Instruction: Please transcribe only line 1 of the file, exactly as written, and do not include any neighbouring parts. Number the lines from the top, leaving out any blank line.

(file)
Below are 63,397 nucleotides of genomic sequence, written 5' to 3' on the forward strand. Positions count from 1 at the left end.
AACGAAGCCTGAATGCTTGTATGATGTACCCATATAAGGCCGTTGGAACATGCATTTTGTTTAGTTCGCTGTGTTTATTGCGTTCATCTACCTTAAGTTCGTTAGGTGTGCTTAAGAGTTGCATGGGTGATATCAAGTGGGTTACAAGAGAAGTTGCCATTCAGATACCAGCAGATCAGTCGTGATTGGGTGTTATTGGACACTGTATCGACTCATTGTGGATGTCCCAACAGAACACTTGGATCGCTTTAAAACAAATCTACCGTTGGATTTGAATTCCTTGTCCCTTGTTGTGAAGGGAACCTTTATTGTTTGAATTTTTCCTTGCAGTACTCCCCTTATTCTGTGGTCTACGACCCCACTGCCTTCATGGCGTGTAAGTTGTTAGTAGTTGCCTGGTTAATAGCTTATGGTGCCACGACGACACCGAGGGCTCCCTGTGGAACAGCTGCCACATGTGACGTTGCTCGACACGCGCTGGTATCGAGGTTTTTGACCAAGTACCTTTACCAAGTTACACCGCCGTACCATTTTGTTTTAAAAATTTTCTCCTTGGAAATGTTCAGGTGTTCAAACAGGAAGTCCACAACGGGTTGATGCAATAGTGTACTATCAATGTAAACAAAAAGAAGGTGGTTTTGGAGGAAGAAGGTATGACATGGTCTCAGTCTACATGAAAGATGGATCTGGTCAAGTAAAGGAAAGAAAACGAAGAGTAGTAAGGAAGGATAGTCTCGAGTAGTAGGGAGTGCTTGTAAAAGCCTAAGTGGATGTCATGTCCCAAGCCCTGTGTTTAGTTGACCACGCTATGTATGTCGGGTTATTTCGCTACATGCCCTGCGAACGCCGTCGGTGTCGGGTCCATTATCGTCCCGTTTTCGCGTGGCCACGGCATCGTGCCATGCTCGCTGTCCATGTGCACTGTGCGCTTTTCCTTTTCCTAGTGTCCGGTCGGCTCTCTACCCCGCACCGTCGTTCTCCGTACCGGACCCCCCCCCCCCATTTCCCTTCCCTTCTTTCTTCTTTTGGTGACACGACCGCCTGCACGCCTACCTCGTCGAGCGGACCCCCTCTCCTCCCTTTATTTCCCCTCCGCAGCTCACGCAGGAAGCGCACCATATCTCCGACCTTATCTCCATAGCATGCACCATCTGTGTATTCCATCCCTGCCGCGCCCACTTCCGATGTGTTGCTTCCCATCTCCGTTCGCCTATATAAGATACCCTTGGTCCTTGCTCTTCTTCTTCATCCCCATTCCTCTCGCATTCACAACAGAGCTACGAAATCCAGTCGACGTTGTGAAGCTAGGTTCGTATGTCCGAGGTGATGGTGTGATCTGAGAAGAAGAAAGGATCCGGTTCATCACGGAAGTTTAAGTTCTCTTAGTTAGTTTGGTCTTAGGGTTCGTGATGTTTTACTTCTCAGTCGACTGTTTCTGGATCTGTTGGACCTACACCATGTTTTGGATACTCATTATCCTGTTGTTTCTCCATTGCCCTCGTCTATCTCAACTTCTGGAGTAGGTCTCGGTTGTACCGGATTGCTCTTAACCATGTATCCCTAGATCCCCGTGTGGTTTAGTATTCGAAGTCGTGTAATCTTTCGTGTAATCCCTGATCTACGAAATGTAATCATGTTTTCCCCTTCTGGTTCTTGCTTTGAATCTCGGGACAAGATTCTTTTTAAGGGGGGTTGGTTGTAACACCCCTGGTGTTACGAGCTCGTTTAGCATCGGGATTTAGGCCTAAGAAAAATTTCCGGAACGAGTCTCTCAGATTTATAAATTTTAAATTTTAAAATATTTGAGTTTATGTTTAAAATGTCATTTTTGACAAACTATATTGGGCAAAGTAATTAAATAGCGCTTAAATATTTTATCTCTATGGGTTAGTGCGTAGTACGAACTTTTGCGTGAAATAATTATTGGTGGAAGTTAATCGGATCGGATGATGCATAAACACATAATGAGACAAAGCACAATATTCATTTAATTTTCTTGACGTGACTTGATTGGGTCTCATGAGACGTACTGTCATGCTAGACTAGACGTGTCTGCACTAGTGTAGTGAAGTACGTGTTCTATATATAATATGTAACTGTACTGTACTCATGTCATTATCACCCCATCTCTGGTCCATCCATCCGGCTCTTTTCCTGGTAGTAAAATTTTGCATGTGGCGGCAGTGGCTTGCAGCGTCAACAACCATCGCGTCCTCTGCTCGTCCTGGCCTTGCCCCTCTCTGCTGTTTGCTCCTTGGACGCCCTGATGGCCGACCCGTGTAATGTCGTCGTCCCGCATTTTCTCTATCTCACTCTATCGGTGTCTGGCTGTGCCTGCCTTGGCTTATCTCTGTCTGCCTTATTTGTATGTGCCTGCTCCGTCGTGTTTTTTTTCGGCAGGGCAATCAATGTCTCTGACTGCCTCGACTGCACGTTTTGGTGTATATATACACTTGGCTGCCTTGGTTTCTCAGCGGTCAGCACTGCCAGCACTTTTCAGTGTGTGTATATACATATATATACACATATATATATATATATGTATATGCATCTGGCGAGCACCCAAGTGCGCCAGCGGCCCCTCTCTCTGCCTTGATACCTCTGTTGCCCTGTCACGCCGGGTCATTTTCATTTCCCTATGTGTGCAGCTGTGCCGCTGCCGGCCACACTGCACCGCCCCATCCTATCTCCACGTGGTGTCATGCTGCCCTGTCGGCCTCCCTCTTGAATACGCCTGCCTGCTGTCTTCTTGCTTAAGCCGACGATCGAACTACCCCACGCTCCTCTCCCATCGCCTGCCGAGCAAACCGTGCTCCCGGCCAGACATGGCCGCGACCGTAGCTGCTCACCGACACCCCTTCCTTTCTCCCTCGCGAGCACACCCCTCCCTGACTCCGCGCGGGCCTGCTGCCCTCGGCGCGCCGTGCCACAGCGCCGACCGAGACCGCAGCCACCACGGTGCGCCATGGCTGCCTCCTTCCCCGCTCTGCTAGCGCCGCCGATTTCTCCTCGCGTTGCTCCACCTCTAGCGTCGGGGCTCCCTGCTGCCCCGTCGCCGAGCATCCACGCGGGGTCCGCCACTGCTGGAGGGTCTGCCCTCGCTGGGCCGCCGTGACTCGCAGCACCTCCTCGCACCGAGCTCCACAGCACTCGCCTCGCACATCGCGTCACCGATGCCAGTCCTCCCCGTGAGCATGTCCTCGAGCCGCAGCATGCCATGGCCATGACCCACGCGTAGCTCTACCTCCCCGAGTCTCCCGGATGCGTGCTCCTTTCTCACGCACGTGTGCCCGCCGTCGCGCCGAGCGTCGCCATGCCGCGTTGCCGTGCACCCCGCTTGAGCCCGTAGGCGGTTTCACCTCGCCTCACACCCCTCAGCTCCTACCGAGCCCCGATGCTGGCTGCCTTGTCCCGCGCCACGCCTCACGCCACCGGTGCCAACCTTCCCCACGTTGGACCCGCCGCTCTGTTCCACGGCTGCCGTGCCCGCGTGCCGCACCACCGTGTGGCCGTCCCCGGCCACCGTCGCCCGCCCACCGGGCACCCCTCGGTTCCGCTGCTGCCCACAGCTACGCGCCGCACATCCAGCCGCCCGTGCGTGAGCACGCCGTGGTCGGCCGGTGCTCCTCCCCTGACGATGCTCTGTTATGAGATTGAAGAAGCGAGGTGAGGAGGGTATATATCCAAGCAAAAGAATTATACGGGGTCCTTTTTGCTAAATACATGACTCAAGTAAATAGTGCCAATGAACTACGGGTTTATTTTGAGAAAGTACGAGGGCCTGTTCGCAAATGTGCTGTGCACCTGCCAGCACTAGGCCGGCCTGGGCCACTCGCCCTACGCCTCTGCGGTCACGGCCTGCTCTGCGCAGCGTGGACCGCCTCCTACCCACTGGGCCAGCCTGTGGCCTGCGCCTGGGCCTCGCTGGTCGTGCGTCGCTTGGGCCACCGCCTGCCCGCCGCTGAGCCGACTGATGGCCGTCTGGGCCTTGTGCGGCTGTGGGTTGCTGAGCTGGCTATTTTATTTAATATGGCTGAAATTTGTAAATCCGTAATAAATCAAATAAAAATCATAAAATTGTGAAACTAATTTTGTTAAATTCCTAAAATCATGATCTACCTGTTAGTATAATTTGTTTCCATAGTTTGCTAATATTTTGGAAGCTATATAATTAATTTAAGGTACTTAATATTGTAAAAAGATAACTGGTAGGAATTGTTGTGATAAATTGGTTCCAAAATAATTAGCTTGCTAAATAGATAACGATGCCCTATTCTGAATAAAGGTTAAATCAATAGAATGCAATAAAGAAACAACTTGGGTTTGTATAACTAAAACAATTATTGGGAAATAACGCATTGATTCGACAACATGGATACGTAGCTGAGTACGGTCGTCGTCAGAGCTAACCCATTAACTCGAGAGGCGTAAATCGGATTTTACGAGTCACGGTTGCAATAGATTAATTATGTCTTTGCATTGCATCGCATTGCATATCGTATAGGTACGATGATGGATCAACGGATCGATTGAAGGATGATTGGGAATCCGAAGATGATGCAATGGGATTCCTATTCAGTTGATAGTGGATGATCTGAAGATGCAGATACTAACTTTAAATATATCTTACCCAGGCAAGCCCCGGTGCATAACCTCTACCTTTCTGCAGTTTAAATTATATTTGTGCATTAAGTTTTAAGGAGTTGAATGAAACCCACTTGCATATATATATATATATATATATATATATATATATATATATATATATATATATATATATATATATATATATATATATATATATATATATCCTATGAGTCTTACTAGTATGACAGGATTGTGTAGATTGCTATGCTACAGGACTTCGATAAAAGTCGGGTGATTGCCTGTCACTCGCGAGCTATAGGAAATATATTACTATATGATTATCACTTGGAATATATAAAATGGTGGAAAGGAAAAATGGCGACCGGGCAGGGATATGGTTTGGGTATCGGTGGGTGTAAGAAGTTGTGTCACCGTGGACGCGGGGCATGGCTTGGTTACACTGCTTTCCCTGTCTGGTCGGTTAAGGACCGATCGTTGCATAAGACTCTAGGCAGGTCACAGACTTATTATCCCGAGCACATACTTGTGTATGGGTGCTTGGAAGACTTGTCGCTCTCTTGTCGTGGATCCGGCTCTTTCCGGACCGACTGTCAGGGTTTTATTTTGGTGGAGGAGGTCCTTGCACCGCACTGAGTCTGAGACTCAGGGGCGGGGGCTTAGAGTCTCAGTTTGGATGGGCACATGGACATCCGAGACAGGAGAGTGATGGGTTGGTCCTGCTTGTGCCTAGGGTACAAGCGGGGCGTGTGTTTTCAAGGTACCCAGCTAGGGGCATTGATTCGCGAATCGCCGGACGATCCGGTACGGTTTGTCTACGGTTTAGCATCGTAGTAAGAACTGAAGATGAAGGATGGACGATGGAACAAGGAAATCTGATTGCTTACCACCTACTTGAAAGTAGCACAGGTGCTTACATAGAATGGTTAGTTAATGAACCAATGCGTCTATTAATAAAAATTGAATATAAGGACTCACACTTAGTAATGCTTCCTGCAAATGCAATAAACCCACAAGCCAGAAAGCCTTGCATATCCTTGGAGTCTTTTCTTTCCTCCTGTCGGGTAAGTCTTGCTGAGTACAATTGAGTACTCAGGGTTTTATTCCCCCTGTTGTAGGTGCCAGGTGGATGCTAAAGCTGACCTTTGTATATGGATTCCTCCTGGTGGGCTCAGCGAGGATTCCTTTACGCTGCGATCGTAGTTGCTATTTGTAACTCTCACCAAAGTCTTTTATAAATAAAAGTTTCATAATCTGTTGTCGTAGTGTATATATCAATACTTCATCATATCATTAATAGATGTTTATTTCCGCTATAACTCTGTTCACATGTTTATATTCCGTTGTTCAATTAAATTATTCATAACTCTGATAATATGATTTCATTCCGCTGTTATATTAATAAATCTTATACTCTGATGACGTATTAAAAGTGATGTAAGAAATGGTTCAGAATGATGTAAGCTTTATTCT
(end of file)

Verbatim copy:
Below are 63,397 nucleotides of genomic sequence, written 5' to 3' on the forward strand. Positions count from 1 at the left end.